Following their Batman debacle, the Greens appear determined to abandon their remaining economic credibility by embracing nonsensical housing and welfare policies: today at the National Press Club, leader Richard Di Natale will announce new policies on the Reserve Bank offering discounted housing mortgages and a universal basic income.
Both policies are the kind of magic pudding stuff that the Greens abandoned years ago in favour of more rational economic policies, including some eventually embraced by the major parties.
The RBA policy conflates two distinct issues: the lack of competition in banking, and housing affordability. The idea of a new “people’s bank” to disrupt the banking oligopoly, has merit. An ideologically diverse group of “six economists” (including Nicholas Gruen) featured an “Aussiebank” idea in their call for financial reform nearly a decade ago. But the Greens have shoehorned it into housing finance, and propose that the Reserve Bank play that role and offer discounted mortgages for 60% of the price of a property purchased by first home buyers.
Like other demand-side subsidies, such as the notorious first home buyer grants of recent decades, providing taxpayer-funded discounted mortgages will pump more money into the housing market, which in the absence of additional supply will simply push housing prices up. As a political party almost definitionally NIMBYist, the Greens are a priori opposed to additional housing supply in established suburbs. With lower interest bills over the life of a mortgage, home buyers will be able to bid higher for the same pool of properties. At a time when a major party has finally backed curbs on negative gearing and capital gains tax exemptions (a policy originally championed by the Greens), the last thing we need is another mechanism to pump more taxpayer money into house prices.
And like most handout mechanisms, this would be rorted by the wealthy. Who can afford a 40% deposit on a property? They’re the ones who’ll be knocking on the door at Martin Place to demand a cheap mortgage for the other 60%. The rest will have to go another bank for the remainder of the mortgage, and pay extra for the privilege of being given a second mortgage.
There’s good reasons why the Reserve Bank was hived off from the Commonwealth Bank in 1959. Governments realised the then-Commonwealth Bank couldn’t both be a participant in the market and exercise the regulatory and prudential functions of a central bank. The Greens’ plan would undo the 1959 Reserve Bank Act and have the Reserve Bank both competing with, and regulating, other banks. This would wreck the relationship between the RBA and other key financial regulators and compromise the independence of monetary policy setting. And who would vet the RBA’s lending standards? Who would be the lender of last resort if the RBA’s mortgage arm failed? Rival banks would face higher costs from foreign lenders concerned about the implications for stability of a return to the pre-1959 system. We’d need to set up a new, separate central bank to play the RBA’s role, which it couldn’t once it became a competitor to other banks.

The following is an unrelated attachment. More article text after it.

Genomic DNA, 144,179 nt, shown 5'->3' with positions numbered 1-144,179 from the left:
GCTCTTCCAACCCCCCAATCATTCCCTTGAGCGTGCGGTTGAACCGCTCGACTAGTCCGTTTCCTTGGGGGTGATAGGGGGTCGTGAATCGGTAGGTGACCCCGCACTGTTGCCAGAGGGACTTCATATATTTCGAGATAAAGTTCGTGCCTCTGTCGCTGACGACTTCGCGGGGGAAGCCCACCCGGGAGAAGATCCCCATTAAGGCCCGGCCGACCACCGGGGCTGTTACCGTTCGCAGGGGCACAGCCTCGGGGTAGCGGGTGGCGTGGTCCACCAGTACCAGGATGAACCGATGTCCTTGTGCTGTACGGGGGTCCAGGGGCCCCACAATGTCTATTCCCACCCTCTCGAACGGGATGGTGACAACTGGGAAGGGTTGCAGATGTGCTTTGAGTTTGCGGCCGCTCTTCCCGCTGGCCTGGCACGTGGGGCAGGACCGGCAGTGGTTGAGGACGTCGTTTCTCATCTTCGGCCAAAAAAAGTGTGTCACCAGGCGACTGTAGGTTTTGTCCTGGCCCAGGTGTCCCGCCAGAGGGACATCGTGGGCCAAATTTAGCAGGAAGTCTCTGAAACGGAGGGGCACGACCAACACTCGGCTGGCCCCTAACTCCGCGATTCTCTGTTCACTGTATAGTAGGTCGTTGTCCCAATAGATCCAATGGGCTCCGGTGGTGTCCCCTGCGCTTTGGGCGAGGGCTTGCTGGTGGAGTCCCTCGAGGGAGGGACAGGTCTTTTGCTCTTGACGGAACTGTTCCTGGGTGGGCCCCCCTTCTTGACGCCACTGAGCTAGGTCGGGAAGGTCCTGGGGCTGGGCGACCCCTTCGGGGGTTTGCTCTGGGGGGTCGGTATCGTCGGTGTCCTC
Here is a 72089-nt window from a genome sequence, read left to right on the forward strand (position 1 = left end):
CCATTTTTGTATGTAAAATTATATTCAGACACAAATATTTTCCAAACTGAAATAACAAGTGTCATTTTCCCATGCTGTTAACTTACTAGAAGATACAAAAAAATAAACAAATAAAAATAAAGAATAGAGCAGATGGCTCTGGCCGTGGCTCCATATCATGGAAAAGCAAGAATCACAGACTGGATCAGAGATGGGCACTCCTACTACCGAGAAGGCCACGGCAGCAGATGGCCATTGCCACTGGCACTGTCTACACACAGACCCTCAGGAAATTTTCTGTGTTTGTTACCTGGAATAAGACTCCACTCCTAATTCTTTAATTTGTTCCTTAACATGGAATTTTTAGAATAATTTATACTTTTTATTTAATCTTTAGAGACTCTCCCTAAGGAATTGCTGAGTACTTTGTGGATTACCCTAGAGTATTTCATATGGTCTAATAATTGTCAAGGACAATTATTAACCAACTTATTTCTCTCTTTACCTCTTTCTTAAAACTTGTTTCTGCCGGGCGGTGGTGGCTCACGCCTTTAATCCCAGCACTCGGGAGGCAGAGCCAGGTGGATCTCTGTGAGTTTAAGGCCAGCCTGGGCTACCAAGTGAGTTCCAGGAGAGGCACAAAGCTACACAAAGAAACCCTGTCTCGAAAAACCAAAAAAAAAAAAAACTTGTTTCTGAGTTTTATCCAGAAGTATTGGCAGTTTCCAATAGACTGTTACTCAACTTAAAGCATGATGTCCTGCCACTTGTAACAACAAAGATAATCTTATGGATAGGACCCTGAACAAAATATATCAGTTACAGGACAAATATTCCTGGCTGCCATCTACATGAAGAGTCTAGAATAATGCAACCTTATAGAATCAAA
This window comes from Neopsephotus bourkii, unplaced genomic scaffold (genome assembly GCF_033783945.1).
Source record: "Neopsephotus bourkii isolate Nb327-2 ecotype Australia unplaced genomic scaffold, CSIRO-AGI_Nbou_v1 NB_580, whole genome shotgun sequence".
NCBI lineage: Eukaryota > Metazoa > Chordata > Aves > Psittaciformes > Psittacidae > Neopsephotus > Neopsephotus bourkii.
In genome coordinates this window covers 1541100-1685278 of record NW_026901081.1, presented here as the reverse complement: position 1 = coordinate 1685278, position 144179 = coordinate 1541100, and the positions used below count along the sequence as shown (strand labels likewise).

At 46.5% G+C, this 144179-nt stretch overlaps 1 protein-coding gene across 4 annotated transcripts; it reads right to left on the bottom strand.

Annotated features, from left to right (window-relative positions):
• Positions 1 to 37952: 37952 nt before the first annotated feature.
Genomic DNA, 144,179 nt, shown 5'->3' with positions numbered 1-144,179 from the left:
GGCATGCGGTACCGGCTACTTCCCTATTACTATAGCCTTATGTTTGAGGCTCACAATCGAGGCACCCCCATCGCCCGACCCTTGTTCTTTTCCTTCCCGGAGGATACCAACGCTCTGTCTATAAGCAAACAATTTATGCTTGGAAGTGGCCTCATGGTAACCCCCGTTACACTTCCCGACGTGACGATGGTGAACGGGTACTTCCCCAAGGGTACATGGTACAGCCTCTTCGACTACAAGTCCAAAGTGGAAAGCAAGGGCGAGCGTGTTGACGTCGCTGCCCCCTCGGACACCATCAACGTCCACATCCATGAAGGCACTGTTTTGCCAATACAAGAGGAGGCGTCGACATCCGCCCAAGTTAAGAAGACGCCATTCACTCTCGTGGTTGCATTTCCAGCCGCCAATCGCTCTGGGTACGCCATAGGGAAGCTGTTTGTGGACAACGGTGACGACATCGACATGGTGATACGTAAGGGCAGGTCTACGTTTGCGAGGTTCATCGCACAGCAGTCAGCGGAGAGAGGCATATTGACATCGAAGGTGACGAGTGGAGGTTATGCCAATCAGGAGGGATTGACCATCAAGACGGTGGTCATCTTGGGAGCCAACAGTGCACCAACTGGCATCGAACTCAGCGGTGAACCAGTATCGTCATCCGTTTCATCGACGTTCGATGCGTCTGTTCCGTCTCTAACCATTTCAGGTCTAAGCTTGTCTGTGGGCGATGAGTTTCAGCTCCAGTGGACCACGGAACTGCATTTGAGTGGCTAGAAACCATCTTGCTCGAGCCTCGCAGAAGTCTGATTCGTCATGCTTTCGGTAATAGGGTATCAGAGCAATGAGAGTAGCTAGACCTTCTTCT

Then there’s UBI. If you advocate UBI — paying everyone an non-means-tested basic income — you’re either a fool, or you have an interest in undercutting wages. That’s why some tech billionaires advocate UBI; it would enable them to slash the wages of their workers without worrying that their employees will starve to death or (more importantly) not be able to buy their products and services.
The problem of UBI advocates from the left though is that they can’t do the maths. To give even a minority of Australians — say, those in the lowest two income quintiles — a basic income would require tens of billions of dollars extra beyond the current cost of all welfare — far more than you’d save from sacking every Social Services bureaucrat. And what about people with special needs, or carers? Do people living in cities get more than people living in country towns? Oh wait, you sacked all the bureaucrats, so even if you wanted some nuance in UBI to reflect different needs, you can’t do it.
And what if the best way to fix poverty isn’t the small-government, individual responsibility approach of UBI (just hand people money and let them do what they want) but through quality education and training or a better health service?
Oh yeah, didn’t think about that.